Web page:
Haider Inn 75Rs
This is my second time coming to Hunza valley. The first time was in summer 2003. I arrived here 2 years ago, and amazed by the development projects carried out throughout the valley. The colour of winter is sad, yellow and grey. But the sadness colour doesnt make the mountains and valley mute, it’s still singing, beautifully.
As I remember from my last visit, due to failure of the generator in the valley, I didnt have electricity at all during my 3 day stay here. But now it’s different. The electricity, even though that is still unreliable, works for most of the time. 2 days with electricity and 1 day off. Not bad. And it even has an internet cafe with affordable price. 40 Rs/hour, which is not bad considering the terrain of the area. The Internet cafe is run by KADO, with a partnership with an NGO from Western country. The connection was run by a sattelite, as the Internet administrator told me yesterday, and it cost 2000$/mo for this. The connection is very slow during the day because of the weather, but is bearable in the evening. The organization itself doesnt get so much profit, and instead it loss so much money. It also provides home-access for the people in Hunza, which cost 30Rs/hour. I admire the fact that this Internet service also takes care to the impact of global information towards the people of the valley. It is strict on pornography, of which all pornographic websites are blocked by them (even some non-pornographic sites were mistakenly blocked). It’s really an example of sustainable and responsible development.
Today my British friend and I visited a school with the company of someone from the HERP organization. This organization runs education and training to the villagers, with currently 4000+ students and a hundred of teachers. We visited one of their schools in Aliabad, which is the biggest one. The principle welcomed us, and we had a very interesting conversation.
“In 1960’s Pakistan was a developing country, while Indonesia, Malaysia, Thailand, etc were underdeveloped countries. But now we are underdeveloped and Indonesia is at least developing country. What’s the problem? At that time there was only 1 madrasah in one town, but now there are at least 1000 madrasah.”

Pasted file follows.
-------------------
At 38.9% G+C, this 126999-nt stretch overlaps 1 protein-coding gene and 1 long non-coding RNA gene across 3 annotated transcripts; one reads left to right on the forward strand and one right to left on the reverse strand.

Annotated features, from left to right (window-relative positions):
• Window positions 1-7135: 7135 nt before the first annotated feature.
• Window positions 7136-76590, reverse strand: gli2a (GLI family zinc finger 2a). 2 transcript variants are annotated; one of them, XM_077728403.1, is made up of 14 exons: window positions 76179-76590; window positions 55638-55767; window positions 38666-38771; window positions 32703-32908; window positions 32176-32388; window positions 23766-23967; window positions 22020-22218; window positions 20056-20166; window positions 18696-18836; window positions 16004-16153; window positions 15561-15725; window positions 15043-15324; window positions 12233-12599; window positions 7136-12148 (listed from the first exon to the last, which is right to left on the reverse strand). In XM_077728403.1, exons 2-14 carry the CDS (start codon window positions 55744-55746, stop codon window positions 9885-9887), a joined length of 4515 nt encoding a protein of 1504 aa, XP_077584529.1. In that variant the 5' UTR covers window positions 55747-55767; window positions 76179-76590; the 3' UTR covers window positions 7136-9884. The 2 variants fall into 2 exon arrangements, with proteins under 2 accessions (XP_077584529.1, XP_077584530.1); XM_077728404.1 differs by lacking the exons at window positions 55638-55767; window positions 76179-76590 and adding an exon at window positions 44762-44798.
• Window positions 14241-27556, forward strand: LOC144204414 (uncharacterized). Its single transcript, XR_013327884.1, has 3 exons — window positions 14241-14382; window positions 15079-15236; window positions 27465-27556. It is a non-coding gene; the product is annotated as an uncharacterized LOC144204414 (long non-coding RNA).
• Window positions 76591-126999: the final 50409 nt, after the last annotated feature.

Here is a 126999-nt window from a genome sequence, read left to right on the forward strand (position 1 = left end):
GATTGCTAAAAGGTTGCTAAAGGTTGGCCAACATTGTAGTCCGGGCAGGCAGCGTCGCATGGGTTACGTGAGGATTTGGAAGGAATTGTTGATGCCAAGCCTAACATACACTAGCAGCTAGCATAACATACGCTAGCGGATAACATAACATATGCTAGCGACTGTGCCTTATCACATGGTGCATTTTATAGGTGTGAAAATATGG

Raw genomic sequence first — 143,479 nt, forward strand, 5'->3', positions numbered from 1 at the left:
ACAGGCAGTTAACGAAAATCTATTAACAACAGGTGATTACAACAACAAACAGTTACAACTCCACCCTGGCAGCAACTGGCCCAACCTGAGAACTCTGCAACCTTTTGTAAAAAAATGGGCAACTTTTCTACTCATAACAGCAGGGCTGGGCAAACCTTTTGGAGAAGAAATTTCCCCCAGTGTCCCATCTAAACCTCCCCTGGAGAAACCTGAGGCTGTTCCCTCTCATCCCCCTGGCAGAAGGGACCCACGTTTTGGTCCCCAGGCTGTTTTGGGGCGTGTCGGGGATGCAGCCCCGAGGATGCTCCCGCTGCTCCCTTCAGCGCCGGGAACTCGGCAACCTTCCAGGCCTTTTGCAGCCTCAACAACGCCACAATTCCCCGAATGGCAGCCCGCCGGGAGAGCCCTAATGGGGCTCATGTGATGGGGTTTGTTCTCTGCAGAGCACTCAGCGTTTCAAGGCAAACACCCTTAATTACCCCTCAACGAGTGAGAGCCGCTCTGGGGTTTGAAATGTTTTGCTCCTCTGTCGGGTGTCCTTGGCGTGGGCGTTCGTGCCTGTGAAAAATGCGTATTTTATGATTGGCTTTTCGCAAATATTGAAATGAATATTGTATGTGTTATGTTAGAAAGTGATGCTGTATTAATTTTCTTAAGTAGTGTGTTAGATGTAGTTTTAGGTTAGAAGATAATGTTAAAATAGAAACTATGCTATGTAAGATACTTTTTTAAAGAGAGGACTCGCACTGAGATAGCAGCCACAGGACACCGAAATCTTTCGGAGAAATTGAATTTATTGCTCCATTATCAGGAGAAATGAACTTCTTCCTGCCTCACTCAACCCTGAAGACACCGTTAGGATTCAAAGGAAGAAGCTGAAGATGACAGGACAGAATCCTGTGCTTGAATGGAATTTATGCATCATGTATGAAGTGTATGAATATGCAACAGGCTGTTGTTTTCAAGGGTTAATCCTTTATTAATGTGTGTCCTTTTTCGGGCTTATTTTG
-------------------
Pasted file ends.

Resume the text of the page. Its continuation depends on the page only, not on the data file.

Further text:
Madrasah is Islamic school, where the students only study about theology, and no secular sciences were taught. He blamed the madrasah, as the source of regressiveness of his country.
“What do these people can do in the future?”
He also admired Musharaf. The leader, a secular one, is always positioned in difficult situations. In one place he needs money to flow into Pakistan, and in the other hand he has to fulfill the needs of the donators (in this case America). The development often being blocked by the uneducated people, like the development of big dams to support the more modern agriculture always suspended because the villagers refused it.
“Musharaf himself visited the villages to talk with the villagers, but the villagers just dont want to listen to him,” he explained. And it’s not only three of four times the assassination attempts were tried upon him.
We also met a British female volunteer working in the schools conducted by HERP, teaching English to the children. The life here is though, said her, as the weather could be unbearable in winter. “It’s not me who chose Pakistan, but Pakistan chose me,” said her when we asked why she is coming to Pakistan. It’s already her 18th month in this country.
Ghazi, the guy from HERP organization also took us to his home, to visit his family. The people in Karimabad speak Burushaski language, which is an independent language in this area, not connected with any other languages. But the culture of the people is quite similar to those Wakhi Tajik speakers up north.